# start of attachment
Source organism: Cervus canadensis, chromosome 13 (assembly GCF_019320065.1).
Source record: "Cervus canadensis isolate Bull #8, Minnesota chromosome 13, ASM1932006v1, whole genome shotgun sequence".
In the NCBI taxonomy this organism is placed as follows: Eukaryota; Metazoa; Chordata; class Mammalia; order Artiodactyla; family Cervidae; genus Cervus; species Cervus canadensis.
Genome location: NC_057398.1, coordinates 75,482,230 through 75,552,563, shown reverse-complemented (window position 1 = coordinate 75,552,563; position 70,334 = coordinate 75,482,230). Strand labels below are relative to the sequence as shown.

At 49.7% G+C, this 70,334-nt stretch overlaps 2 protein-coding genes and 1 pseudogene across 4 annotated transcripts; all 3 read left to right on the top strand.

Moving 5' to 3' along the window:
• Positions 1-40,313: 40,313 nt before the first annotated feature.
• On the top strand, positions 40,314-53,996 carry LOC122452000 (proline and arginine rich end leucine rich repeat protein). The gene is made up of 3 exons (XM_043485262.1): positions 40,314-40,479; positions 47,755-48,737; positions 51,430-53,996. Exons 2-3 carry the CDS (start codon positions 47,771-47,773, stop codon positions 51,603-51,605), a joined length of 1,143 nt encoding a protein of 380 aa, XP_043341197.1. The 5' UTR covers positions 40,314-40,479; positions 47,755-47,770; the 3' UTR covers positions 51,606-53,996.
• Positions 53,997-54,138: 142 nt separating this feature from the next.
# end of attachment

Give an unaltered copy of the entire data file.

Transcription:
Source organism: Cervus canadensis, chromosome 13 (assembly GCF_019320065.1).
Source record: "Cervus canadensis isolate Bull #8, Minnesota chromosome 13, ASM1932006v1, whole genome shotgun sequence".
In the NCBI taxonomy this organism is placed as follows: Eukaryota; Metazoa; Chordata; class Mammalia; order Artiodactyla; family Cervidae; genus Cervus; species Cervus canadensis.
Genome location: NC_057398.1, coordinates 75,482,230 through 75,552,563, shown reverse-complemented (window position 1 = coordinate 75,552,563; position 70,334 = coordinate 75,482,230). Strand labels below are relative to the sequence as shown.

At 49.7% G+C, this 70,334-nt stretch overlaps 2 protein-coding genes and 1 pseudogene across 4 annotated transcripts; all 3 read left to right on the top strand.

Moving 5' to 3' along the window:
• Positions 1-40,313: 40,313 nt before the first annotated feature.
• On the top strand, positions 40,314-53,996 carry LOC122452000 (proline and arginine rich end leucine rich repeat protein). The gene is made up of 3 exons (XM_043485262.1): positions 40,314-40,479; positions 47,755-48,737; positions 51,430-53,996. Exons 2-3 carry the CDS (start codon positions 47,771-47,773, stop codon positions 51,603-51,605), a joined length of 1,143 nt encoding a protein of 380 aa, XP_043341197.1. The 5' UTR covers positions 40,314-40,479; positions 47,755-47,770; the 3' UTR covers positions 51,606-53,996.
• Positions 53,997-54,138: 142 nt separating this feature from the next.